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News Roundup: Cashless Helps Businesses Discriminate Against Low-Income Shoppers

August 9, 2019 Updated: September 8, 2020

Cashless Helps Businesses Discriminate Against Low-Income Shoppers

Age of the “preferred customer”? The move to cashless may be heralded for efficiency, but much of that efficiency comes at the expense of everyday consumers. Businesses often like the move to cashless because it allows them to “self-select” their customers by excluding the 1 in 4 unbanked or underbanked Ameircans. “No broke people allowed” warns one writer who fears that the move to cashless is another symptom of “disdain for poor people.”

Automation Coming for Real Estate Jobs Next

A new study from RS Components looks at which industries could lose the most jobs due to automation by 2030. It’s not always what you think, though: yes, retail and manufacturing are on the list, but so are many other jobs that folks have thought are automation proof. Around a quarter of the jobs in the legal profession and a third of the jobs in property and real estate could also go the way of the dodo bird. White collar professionals update your resume: 2030 is only 11 years away.

Health Risks for Women and People of Color with Artificial Intelligence

Women and people of color are often poorly served by artificial intelligence, in large part because the datasets used can often have discriminatory problems.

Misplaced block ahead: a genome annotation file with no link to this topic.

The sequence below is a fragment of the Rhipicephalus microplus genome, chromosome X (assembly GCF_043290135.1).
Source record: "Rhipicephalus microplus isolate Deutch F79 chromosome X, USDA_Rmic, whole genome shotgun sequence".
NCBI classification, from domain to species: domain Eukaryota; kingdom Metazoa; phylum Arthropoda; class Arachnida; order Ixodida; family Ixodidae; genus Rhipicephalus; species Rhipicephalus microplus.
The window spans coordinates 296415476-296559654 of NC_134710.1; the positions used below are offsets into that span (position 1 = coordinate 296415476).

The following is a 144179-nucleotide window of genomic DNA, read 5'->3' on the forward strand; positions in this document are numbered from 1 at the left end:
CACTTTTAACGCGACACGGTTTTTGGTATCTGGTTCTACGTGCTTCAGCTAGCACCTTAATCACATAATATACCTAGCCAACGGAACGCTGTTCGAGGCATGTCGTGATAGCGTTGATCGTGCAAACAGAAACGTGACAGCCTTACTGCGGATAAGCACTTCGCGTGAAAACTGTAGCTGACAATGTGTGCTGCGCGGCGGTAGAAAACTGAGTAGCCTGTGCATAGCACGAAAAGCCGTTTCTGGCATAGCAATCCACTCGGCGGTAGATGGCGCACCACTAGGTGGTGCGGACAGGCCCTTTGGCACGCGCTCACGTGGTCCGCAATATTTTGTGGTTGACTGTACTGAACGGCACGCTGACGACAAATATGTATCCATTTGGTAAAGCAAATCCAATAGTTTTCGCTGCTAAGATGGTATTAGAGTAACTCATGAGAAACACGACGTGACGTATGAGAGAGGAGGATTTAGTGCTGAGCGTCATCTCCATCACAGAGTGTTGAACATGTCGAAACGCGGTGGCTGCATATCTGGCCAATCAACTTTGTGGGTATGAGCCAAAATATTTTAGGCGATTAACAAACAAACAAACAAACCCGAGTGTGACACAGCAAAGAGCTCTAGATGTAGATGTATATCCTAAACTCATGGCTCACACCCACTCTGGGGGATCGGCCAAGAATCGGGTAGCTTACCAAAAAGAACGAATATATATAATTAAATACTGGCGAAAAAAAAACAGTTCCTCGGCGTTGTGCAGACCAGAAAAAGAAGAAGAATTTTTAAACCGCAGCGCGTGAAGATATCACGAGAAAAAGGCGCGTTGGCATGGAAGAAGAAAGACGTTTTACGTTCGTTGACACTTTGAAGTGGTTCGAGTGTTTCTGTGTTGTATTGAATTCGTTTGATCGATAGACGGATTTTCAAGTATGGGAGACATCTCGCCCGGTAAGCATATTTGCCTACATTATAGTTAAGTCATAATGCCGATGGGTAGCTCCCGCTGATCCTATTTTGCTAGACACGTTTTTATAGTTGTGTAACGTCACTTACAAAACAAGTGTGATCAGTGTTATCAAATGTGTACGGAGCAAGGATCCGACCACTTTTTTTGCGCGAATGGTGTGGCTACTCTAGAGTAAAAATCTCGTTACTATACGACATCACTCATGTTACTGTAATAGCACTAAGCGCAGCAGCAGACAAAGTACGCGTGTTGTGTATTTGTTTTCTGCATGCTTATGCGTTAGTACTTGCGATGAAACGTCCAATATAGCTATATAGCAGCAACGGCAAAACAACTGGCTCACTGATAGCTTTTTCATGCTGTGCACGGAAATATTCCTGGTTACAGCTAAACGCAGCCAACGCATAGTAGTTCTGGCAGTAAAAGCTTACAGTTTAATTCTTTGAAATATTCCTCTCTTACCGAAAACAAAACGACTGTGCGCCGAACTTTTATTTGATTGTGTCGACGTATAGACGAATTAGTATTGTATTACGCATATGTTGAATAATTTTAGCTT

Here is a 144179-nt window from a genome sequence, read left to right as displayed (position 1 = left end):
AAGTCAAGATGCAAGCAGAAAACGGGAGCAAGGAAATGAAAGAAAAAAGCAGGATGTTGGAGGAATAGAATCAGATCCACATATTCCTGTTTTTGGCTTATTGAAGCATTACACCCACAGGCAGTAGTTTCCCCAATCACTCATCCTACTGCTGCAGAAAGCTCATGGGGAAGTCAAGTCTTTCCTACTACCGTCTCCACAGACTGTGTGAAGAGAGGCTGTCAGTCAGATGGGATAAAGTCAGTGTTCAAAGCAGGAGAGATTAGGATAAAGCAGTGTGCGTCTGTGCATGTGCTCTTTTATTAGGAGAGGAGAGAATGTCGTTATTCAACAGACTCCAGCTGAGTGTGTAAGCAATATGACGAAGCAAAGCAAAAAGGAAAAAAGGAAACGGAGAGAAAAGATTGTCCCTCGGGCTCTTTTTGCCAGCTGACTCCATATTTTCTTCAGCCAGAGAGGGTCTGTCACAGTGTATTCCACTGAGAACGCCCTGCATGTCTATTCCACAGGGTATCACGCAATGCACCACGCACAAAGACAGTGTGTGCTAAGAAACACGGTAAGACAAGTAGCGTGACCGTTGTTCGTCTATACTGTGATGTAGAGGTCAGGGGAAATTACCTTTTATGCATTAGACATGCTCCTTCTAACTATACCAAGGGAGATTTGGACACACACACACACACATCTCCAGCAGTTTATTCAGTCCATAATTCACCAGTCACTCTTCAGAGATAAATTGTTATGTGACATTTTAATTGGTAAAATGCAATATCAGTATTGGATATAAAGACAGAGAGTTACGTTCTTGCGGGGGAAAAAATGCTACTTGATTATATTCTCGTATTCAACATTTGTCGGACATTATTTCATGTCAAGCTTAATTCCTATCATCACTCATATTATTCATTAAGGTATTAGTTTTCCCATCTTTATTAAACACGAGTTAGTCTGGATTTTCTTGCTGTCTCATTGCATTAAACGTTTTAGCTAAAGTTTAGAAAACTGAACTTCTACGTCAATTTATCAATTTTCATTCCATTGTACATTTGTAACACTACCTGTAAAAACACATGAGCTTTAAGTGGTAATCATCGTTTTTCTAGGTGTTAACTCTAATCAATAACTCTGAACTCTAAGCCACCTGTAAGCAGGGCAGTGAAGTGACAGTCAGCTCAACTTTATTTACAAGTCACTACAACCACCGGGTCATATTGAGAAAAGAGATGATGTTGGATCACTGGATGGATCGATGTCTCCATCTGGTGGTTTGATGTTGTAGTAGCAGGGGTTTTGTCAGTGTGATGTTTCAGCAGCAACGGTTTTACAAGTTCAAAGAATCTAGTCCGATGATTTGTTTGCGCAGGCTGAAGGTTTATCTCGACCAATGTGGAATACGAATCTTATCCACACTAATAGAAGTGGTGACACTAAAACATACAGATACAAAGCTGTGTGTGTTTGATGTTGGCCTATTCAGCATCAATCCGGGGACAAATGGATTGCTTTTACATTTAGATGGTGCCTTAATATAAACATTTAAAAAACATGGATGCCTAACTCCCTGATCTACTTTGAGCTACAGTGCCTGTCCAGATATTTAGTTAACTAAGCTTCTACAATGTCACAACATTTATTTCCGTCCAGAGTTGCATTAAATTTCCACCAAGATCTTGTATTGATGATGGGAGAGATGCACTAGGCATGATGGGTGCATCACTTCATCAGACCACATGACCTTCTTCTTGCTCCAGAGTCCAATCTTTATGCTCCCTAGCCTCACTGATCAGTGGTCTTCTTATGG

With hospitals now trying to manage healthcare with AI and these systems often relying on imperfect data, there’s a real risk to many patients’ health.

In one case, an AI system recommended less treatment for asthma patients who come down with pneumonia, despite both diseases affecting the lungs. The reason? It didn’t take into account the aggressive treatment for the asthma that was helping the patient recover so it thought those pneumonia patients were doing better on their own.

Marty the Robot? “A Glimpse into Our Hell-ish Future”

Stop & Shop’s much heralded Marty the Robot continues it’s relentless expansion – now appearing in stores on Long Island, New York. Often described as a more expensive and less useful Roomba, it’s leaving a trail of puzzled customers in its wake as it patrols the aisles. The robot doesn’t clean spills – it just shouts and flashes when it finds one leading one customer to cry out “CHRIST Marty leave me ALONE.”

Number of the Week: 3

That’s how many jobs are left on the Goldman Sachs equities trading desk. Once home to 500 high-paying, high-powered Wall Street jobs, it’s now done by just three workers thanks to automation and artificial intelligence. This might give people in the financial industry second thoughts about such aggressive investments in technology that is automating jobs.

Any upcoming stories about the impact of automation on the retail industry and the economy?

If you’re interested in speaking with UFCW, email awhite@www.ufcw.org for a quote, statistics, or interviews with workers in retail and other sectors of the economy.

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